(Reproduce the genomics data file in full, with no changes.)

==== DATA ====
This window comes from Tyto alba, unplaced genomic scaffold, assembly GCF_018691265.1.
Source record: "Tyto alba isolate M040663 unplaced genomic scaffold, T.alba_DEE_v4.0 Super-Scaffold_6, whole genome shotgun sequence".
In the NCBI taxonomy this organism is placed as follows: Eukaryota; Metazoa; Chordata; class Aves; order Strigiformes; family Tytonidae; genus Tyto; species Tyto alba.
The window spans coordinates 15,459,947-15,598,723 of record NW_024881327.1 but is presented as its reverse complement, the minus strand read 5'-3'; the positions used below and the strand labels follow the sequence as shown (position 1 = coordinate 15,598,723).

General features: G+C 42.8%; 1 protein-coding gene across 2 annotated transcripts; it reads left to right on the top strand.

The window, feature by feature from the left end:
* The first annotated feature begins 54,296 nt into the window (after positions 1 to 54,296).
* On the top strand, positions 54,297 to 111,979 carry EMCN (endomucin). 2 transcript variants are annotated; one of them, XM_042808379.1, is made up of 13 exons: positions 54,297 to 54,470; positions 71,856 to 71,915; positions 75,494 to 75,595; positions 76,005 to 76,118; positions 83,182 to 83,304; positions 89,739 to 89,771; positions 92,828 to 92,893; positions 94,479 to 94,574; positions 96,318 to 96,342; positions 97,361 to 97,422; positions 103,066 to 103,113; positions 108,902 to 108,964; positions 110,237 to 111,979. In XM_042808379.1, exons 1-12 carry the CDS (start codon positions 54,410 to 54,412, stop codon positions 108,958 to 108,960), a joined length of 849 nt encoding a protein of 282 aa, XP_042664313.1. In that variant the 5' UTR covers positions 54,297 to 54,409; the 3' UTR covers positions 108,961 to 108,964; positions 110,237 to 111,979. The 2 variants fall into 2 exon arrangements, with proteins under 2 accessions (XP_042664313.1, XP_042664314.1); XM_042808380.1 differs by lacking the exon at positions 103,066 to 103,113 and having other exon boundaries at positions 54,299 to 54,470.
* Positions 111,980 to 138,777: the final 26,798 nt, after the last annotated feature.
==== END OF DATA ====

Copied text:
This window comes from Tyto alba, unplaced genomic scaffold, assembly GCF_018691265.1.
Source record: "Tyto alba isolate M040663 unplaced genomic scaffold, T.alba_DEE_v4.0 Super-Scaffold_6, whole genome shotgun sequence".
In the NCBI taxonomy this organism is placed as follows: Eukaryota; Metazoa; Chordata; class Aves; order Strigiformes; family Tytonidae; genus Tyto; species Tyto alba.
The window spans coordinates 15,459,947-15,598,723 of record NW_024881327.1 but is presented as its reverse complement, the minus strand read 5'-3'; the positions used below and the strand labels follow the sequence as shown (position 1 = coordinate 15,598,723).

General features: G+C 42.8%; 1 protein-coding gene across 2 annotated transcripts; it reads left to right on the top strand.

The window, feature by feature from the left end:
* The first annotated feature begins 54,296 nt into the window (after positions 1 to 54,296).
* On the top strand, positions 54,297 to 111,979 carry EMCN (endomucin). 2 transcript variants are annotated; one of them, XM_042808379.1, is made up of 13 exons: positions 54,297 to 54,470; positions 71,856 to 71,915; positions 75,494 to 75,595; positions 76,005 to 76,118; positions 83,182 to 83,304; positions 89,739 to 89,771; positions 92,828 to 92,893; positions 94,479 to 94,574; positions 96,318 to 96,342; positions 97,361 to 97,422; positions 103,066 to 103,113; positions 108,902 to 108,964; positions 110,237 to 111,979. In XM_042808379.1, exons 1-12 carry the CDS (start codon positions 54,410 to 54,412, stop codon positions 108,958 to 108,960), a joined length of 849 nt encoding a protein of 282 aa, XP_042664313.1. In that variant the 5' UTR covers positions 54,297 to 54,409; the 3' UTR covers positions 108,961 to 108,964; positions 110,237 to 111,979. The 2 variants fall into 2 exon arrangements, with proteins under 2 accessions (XP_042664313.1, XP_042664314.1); XM_042808380.1 differs by lacking the exon at positions 103,066 to 103,113 and having other exon boundaries at positions 54,299 to 54,470.
* Positions 111,980 to 138,777: the final 26,798 nt, after the last annotated feature.